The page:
Quick Refresher on GDPR The General Data Protection Regulation or commonly known as GDPR is a broad set of rules ensuring data protection of all individuals within the EU. GDPR rules apply not only to companies located in the EU but all companies dealing with data of EU residents. Violation of GDPR may cost companies […]
The General Data Protection Regulation or commonly known as GDPR is a broad set of rules ensuring data protection of all individuals within the EU. GDPR rules apply not only to companies located in the EU but all companies dealing with data of EU residents. Violation of GDPR may cost companies penalties of 4% of their revenue. The regulations were enforced on May 25th, 2018.
The GDPR is derived from a number of data protection principles. These principles outline the rules that organizations must follow when they collect, process, and store an individual’s personal data.
Purpose limitation - Organizations must have plausible reasons for collecting and processing personal data. The data can be used only for the said purpose and should not be processed for any other use unless the user has provided their explicit consent.
Data minimization - According to GDPR, data must be relevant and limited to what is necessary for which they are processed. This means that organizations should only store the minimum data required for their purpose.
Accuracy - Personal data must be accurate, fit for purpose, and up to date. The organizations should regularly review information held about individuals and delete or amend inaccurate information accordingly. Users have the right to rectify or erase inaccurate and unnecessary data within 30 days.
Storage limitation - Once the data serves its purpose for which it was collected, it should be deleted or destroyed unless there are other grounds for retaining it. The GDPR does not specify how long you should store the data.
Integrity and Confidentiality - Your organization must ensure that all the security measures are in place to secure the personal data you store. This could be from internal threats such as unauthorized use, accidental loss, or damage, and external threats such as phishing, malware, or theft.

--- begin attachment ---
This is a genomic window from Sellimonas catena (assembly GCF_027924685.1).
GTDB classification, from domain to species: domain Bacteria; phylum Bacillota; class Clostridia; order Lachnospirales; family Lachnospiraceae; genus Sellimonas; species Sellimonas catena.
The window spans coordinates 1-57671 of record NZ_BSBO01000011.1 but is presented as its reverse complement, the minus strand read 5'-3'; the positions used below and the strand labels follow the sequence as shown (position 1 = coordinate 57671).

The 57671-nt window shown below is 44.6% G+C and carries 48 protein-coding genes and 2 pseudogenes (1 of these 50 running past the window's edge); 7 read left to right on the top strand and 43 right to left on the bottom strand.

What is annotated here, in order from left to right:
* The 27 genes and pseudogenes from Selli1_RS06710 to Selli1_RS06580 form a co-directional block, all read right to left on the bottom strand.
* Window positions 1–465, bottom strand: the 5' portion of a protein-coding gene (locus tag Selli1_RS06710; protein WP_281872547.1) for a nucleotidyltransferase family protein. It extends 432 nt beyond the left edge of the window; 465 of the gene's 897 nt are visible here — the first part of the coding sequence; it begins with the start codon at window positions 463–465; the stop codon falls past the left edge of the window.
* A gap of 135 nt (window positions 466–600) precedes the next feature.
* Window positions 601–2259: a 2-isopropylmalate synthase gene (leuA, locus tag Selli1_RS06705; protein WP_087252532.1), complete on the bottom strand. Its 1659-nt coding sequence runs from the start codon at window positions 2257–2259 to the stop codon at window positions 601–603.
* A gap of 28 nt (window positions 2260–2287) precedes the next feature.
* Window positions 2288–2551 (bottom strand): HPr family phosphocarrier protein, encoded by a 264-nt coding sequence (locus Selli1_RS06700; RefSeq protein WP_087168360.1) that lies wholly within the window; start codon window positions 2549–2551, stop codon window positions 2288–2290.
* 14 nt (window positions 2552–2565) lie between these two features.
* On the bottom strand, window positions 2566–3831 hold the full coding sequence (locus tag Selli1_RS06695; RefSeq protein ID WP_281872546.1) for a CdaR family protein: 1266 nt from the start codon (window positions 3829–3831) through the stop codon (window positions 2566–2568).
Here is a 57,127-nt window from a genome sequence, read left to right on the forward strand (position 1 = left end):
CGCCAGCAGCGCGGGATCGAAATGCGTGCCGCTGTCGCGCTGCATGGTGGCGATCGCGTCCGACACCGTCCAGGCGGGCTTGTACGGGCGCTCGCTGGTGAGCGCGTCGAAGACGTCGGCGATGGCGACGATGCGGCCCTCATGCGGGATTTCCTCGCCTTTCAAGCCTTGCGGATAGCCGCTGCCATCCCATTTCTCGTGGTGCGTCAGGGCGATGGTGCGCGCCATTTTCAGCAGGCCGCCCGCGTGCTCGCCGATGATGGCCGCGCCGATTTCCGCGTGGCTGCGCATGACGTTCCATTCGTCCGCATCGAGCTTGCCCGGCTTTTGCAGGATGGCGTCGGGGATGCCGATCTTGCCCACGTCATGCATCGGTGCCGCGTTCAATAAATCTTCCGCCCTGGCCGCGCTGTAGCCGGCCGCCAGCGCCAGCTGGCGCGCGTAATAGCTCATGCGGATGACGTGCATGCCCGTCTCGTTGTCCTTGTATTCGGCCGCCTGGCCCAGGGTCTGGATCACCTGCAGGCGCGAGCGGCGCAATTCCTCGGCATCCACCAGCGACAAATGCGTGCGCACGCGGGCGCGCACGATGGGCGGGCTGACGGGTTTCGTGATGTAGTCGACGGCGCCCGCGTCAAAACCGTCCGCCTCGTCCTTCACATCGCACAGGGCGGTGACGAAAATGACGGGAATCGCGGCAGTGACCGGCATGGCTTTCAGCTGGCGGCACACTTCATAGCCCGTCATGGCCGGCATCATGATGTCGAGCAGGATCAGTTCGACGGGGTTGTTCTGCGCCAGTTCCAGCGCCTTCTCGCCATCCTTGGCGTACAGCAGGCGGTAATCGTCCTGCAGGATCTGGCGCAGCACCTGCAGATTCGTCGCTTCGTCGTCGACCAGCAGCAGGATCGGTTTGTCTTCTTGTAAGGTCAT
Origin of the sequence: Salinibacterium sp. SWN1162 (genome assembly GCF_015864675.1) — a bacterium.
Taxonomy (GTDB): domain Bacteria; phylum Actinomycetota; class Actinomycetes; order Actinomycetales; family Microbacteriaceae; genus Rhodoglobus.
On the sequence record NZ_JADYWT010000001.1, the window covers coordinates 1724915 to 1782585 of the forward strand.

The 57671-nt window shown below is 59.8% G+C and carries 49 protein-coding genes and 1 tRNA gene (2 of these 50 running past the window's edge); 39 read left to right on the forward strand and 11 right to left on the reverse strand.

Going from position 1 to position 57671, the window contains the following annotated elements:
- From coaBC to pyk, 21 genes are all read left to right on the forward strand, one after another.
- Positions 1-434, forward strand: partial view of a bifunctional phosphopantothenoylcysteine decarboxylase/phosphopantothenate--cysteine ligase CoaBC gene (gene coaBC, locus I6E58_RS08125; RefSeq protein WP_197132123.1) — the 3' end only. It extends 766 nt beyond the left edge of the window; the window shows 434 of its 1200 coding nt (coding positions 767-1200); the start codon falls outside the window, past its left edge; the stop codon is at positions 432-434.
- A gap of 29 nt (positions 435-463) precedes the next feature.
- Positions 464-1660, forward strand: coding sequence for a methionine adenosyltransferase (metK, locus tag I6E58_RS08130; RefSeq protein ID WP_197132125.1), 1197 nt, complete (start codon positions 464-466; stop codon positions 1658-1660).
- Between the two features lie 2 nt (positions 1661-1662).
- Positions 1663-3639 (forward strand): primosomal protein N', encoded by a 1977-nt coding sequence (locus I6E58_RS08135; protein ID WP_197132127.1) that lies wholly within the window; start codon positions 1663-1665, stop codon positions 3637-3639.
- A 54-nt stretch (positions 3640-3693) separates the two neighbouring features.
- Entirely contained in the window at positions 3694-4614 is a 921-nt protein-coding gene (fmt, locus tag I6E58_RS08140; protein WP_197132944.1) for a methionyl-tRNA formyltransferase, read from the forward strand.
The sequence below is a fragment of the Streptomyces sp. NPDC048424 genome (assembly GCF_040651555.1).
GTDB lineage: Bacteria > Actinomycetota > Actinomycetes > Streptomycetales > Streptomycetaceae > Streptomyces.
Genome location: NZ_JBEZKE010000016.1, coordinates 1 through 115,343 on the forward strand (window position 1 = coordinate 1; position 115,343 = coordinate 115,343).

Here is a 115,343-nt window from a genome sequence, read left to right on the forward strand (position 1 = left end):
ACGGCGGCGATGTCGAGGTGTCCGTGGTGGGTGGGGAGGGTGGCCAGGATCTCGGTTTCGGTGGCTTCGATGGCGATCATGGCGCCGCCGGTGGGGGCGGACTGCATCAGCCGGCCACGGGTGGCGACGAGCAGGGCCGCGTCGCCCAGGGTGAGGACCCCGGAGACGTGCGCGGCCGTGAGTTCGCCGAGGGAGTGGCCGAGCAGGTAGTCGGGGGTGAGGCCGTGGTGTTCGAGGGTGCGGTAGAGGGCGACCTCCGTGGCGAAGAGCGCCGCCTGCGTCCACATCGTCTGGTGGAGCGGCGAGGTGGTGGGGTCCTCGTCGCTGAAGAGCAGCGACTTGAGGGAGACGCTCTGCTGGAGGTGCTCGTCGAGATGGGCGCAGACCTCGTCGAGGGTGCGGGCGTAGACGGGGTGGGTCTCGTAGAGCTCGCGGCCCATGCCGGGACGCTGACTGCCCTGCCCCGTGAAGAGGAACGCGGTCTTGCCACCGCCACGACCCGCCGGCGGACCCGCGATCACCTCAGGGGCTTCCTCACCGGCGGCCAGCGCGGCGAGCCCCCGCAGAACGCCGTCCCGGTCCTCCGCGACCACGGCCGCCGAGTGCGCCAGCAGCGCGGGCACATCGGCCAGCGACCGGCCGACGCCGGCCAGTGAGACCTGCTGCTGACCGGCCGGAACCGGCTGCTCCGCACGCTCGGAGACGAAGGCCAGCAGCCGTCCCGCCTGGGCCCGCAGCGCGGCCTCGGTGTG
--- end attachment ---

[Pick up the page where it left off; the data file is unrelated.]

Accountability - This principle states that organizations must take responsibility for the data they hold and demonstrate compliance with the other principles. This means that organizations must be able to provide evidence of the steps they have taken to demonstrate compliance.
GDPR hasn’t been the same since it's enforced in 2018. Here’s a quick update of what has happened since it came into effect.
1. A broader definition of Joint Controller - A joint controller is a group of controllers that jointly determine the purposes and means of processing. According to CJEU, when you process customer data, you along with your fellow joint controller(s) will decide and manage each step so you’re compliant with the GDPR. You both are equally responsible to ensure the entire process is GDPR compliant. Both of you are accountable to the data protection authority.
2. Privacy Shield is Invalid - the EU-US Privacy Shield lets companies sign up to higher privacy standards, before transferring data to the US. The agreement governing the transfer of EU citizens' data to the United States has been struck down by the European Court of Justice.
3. Cookie Consent - In May 2020, the EU updated its GDPR rules which also included these cookie consent points
4. The Big Fines - The French data Regulator has fined google 50 Million euros for lack of transparency and valid consent. The UK ICO fined Marriott International Inc. £18.4m for not ensuring 339 million guest records security. They have also fined British Airways £20m for a data breach of 400,000 customers’ personal data.
This is one of the important rights that the GDPR has set for the users. This basically means data subjects at any point, can ask you about the data that has been collected. Moreover, they need to be responded to within a month by the data controller.
FileCloud allows data protection officers to search for user data across all file content and activity logs.
Under GDPR, users can request the deletion or anonymization of any data that the companies possess on them. FileCloud offers features to delete files. FileCloud also provides a tool for anonymization of any data that companies possess relating to a user, including activities log.
Exporting data from your system should be possible. Commonly accepted formats include .csv, .pdf or .txt files. This will allow you to manage the portability.
FileCloud allows the export of files in all these standard formats and activity logs in easily readable files. Users can move their files easily from FileCloud.
The DPO should have a comprehensive understanding of the General Data Protection Regulation (GDPR). Companies having more than 250 employees should assign a data protection officer (DPO) to ensure compliance.
FileCloud has special user types with a subset of admin tools. Organizations can create special user accounts for their DPOs to monitor compliance. You can assign a subset of admin features that you want to for your DPOs.
The data that is collected, stored, and being processed needs to be categorized. GDPR requires you to ensure that files with personal information have not been shared inappropriately by searching for sensitive information and reviewing who has accessed it. To assess the data path and who has access to data, you need to create a mind map to help guide your processes of GDPR compliance.
With FileCloud, IT and system administrators can now search for common data types. You can easily search using built-in pattern identifiers like e-mail addresses, phone numbers, and credit cards. FileCloud also has templates you can use to search for complex patterns such as license plate numbers, driver’s licenses, and national identification numbers.